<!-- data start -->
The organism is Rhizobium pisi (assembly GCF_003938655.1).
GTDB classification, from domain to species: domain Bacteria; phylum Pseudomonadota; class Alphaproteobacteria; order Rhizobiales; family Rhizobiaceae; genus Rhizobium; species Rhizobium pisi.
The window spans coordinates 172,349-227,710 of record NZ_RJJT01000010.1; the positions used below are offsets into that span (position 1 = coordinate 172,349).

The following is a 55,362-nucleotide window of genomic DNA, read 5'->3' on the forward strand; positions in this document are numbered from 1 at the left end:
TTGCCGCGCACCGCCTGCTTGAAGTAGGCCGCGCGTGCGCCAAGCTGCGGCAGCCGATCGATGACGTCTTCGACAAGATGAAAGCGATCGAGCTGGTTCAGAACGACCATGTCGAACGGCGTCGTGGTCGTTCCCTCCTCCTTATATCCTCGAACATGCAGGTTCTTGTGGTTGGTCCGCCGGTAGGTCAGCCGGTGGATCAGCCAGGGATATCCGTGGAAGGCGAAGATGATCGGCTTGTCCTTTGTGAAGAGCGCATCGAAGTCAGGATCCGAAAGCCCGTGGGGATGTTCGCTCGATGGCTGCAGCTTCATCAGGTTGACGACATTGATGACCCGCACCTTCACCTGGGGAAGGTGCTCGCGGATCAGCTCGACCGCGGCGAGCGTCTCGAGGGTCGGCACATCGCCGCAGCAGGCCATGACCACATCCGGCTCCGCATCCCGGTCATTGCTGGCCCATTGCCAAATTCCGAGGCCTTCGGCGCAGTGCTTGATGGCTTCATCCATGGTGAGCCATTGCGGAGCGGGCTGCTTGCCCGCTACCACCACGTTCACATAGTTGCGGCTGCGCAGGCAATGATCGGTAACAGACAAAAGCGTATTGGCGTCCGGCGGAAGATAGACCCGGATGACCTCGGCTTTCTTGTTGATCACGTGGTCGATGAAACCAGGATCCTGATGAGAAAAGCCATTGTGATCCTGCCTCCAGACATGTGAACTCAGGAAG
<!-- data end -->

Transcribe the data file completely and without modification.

The organism is Rhizobium pisi (assembly GCF_003938655.1).
GTDB classification, from domain to species: domain Bacteria; phylum Pseudomonadota; class Alphaproteobacteria; order Rhizobiales; family Rhizobiaceae; genus Rhizobium; species Rhizobium pisi.
The window spans coordinates 172,349-227,710 of record NZ_RJJT01000010.1; the positions used below are offsets into that span (position 1 = coordinate 172,349).

The following is a 55,362-nucleotide window of genomic DNA, read 5'->3' on the forward strand; positions in this document are numbered from 1 at the left end:
TTGCCGCGCACCGCCTGCTTGAAGTAGGCCGCGCGTGCGCCAAGCTGCGGCAGCCGATCGATGACGTCTTCGACAAGATGAAAGCGATCGAGCTGGTTCAGAACGACCATGTCGAACGGCGTCGTGGTCGTTCCCTCCTCCTTATATCCTCGAACATGCAGGTTCTTGTGGTTGGTCCGCCGGTAGGTCAGCCGGTGGATCAGCCAGGGATATCCGTGGAAGGCGAAGATGATCGGCTTGTCCTTTGTGAAGAGCGCATCGAAGTCAGGATCCGAAAGCCCGTGGGGATGTTCGCTCGATGGCTGCAGCTTCATCAGGTTGACGACATTGATGACCCGCACCTTCACCTGGGGAAGGTGCTCGCGGATCAGCTCGACCGCGGCGAGCGTCTCGAGGGTCGGCACATCGCCGCAGCAGGCCATGACCACATCCGGCTCCGCATCCCGGTCATTGCTGGCCCATTGCCAAATTCCGAGGCCTTCGGCGCAGTGCTTGATGGCTTCATCCATGGTGAGCCATTGCGGAGCGGGCTGCTTGCCCGCTACCACCACGTTCACATAGTTGCGGCTGCGCAGGCAATGATCGGTAACAGACAAAAGCGTATTGGCGTCCGGCGGAAGATAGACCCGGATGACCTCGGCTTTCTTGTTGATCACGTGGTCGATGAAACCAGGATCCTGATGAGAAAAGCCATTGTGATCCTGCCTCCAGACATGTGAACTCAGGAAG